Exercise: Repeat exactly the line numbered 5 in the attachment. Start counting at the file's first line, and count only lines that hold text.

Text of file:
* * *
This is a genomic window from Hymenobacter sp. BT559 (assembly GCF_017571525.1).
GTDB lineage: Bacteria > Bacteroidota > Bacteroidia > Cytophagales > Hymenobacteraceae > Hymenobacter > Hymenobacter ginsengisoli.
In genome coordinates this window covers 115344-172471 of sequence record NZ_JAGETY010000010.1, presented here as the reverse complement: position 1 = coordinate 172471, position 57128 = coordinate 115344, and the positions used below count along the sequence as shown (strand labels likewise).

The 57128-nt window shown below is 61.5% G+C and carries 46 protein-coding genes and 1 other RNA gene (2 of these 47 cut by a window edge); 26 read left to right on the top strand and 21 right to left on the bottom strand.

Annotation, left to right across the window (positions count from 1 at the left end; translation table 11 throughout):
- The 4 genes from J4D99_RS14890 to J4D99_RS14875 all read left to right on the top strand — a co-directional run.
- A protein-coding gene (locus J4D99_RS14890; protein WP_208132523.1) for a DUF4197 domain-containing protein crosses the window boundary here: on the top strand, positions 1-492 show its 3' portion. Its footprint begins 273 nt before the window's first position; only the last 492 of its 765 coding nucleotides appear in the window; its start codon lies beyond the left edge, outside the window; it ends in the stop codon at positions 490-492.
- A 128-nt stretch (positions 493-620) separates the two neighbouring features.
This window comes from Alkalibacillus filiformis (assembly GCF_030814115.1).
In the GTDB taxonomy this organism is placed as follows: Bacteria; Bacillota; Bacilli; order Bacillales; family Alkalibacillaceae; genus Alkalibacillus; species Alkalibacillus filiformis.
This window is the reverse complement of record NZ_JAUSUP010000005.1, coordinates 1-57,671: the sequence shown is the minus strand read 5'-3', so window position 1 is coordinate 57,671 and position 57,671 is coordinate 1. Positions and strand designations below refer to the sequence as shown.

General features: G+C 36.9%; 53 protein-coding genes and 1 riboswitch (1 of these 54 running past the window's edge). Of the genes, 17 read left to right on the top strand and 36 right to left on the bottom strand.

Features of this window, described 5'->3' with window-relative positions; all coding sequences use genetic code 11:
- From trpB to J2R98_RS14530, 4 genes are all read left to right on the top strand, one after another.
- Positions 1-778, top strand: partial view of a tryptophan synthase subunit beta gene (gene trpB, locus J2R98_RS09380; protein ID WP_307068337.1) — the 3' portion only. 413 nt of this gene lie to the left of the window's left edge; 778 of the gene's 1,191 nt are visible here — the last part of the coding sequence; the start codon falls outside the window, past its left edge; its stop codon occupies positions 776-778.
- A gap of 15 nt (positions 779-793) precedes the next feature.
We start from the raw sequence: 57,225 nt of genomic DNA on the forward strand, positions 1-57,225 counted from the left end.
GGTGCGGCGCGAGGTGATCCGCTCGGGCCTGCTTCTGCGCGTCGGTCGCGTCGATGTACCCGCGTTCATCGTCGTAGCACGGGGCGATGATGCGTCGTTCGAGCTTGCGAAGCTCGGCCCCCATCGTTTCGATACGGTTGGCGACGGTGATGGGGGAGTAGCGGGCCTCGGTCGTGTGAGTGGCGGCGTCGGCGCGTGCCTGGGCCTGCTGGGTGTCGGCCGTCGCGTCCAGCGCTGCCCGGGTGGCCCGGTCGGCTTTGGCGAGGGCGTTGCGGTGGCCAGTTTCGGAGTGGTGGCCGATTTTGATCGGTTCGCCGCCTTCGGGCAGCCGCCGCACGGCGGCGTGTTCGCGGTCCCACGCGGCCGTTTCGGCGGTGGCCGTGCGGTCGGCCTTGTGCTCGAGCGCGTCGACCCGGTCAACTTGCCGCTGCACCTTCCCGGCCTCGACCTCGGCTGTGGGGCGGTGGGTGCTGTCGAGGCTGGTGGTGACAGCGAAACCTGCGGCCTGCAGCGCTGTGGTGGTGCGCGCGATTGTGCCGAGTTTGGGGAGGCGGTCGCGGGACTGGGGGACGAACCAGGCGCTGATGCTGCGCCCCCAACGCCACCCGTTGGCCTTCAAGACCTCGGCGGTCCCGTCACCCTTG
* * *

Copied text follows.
Annotation, left to right across the window (positions count from 1 at the left end; translation table 11 throughout):